(FORTUNE Magazine) – MUSIC KIOSK If your local music store doesn't carry ''Rhapsody in Blue'' in the key of B, you'll be looking forward to NoteStation. This computer kiosk by MusicWriter of Los Gatos, California, can store up to 20,000 titles on a hard disk (about 1,000 are currently available) ready to print out. Using a touch screen, you select pieces by title, performing artist, or composer, or browse through seven music genres. NoteStation displays your choice on the screen and plays ten to 12 bars aloud. Don't like the key it's in? Pick another, and NoteStation transposes it on the spot, especially useful for beginners who want to play a piece written in a difficult key. Sheet music costs $3.95 per piece. Available now only in San Francisco, the kiosks will start spreading to other cities in January.

SMART TOOTHBRUSH The American Dental Association recommends that you replace your toothbrush every three to four months, but most of us forget. Now there's a brush that knows when to quit. The Oral-B Indicator has a strip of bristles partially impregnated with a harmless blue dye that wears off as you brush. Within a week the tips of the bristles will start to fade, and after about three months the dye will recede halfway down, telling you it's time for a replacement. The Indicator can also help improve your brushing technique. If the dye wears off prematurely, you are probably bearing down too hard; slower fading means more vigorous or frequent brushing is in order. The ADA-approved Indicator comes in compact or regular sizes and six colors. It sells for $2.99, about 30 cents more than Oral-B's conventional toothbrush.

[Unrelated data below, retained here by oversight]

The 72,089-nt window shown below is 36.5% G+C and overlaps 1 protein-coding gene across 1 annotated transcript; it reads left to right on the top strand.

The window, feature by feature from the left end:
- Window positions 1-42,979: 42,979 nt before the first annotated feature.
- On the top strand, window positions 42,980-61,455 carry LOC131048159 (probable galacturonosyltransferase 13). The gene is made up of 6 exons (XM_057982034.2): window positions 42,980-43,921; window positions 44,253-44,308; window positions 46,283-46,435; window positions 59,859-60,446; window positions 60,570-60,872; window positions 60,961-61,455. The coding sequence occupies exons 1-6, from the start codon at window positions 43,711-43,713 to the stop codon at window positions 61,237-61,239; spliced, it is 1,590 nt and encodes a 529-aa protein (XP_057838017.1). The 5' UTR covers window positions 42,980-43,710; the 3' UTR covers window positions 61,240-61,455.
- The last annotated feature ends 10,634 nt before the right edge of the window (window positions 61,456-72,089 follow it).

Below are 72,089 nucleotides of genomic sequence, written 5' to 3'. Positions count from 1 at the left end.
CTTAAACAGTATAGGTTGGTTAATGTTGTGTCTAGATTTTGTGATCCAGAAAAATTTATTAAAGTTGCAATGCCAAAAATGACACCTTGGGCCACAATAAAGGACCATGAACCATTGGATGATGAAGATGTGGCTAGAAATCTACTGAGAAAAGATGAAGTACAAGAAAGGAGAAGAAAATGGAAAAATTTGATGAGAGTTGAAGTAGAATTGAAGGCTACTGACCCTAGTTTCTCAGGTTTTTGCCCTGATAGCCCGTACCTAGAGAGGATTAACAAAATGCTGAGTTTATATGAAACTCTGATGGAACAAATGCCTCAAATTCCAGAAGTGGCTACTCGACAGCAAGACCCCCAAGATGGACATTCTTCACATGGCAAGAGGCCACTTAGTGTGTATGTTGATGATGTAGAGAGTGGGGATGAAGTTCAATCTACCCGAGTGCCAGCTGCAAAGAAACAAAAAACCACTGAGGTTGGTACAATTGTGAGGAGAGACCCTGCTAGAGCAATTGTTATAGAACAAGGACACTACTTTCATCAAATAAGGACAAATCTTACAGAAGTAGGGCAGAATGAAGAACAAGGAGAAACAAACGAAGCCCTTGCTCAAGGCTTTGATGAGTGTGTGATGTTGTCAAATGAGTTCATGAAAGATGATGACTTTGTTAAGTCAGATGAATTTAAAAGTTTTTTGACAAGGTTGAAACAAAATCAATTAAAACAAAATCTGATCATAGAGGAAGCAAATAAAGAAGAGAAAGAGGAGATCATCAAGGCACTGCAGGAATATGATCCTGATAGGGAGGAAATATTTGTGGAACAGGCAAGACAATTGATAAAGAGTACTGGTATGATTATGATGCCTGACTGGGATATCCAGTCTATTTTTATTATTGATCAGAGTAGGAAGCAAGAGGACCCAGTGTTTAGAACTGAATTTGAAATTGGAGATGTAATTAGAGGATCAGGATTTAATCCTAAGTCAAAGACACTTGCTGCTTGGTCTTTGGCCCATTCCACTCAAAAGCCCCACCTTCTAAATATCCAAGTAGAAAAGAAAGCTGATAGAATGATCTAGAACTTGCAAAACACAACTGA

TINY AUTODIALER Tired of punching in all those digits for your most frequently called numbers? Slip the Teletag automatic dialer by Loredec of East Longmeadow, Massachusetts, in your wallet and forget them. The size of an extra-thick credit card, Teletag dials one or two numbers of up to 17 digits with the press of a finger when held up to the mouthpiece of any push-button phone. The dialer can also be used as an electronic business card or promotional device. Teletag is sold only in bulk to corporate users now, but Loredec says consumers will be able to buy single cards in January: $3.99 for one number, $4.99 for two.

COMPUTER BUGS Challenge yourself by digging into the real world of insects. Inspired by The Ants, a Pulitzer Prize-winning book by two Harvard biologists, SimAnt, by Maxis of Orinda, California, simulates the behavior of a black ant colony. Players try to defeat rival red ants and overrun a suburban backyard and house, forcing the occupants to move out. They must avoid such hazards as rain, hungry spiders, and a lawnmower. You learn the ant way of life by gathering food, leaving chemical trails, and digging nests. A winning strategy requires the right mix of ant castes and activities for the colony. SimAnt is available for the Macintosh; IBM-compatible and Amiga versions are imminent. Price: $59.95.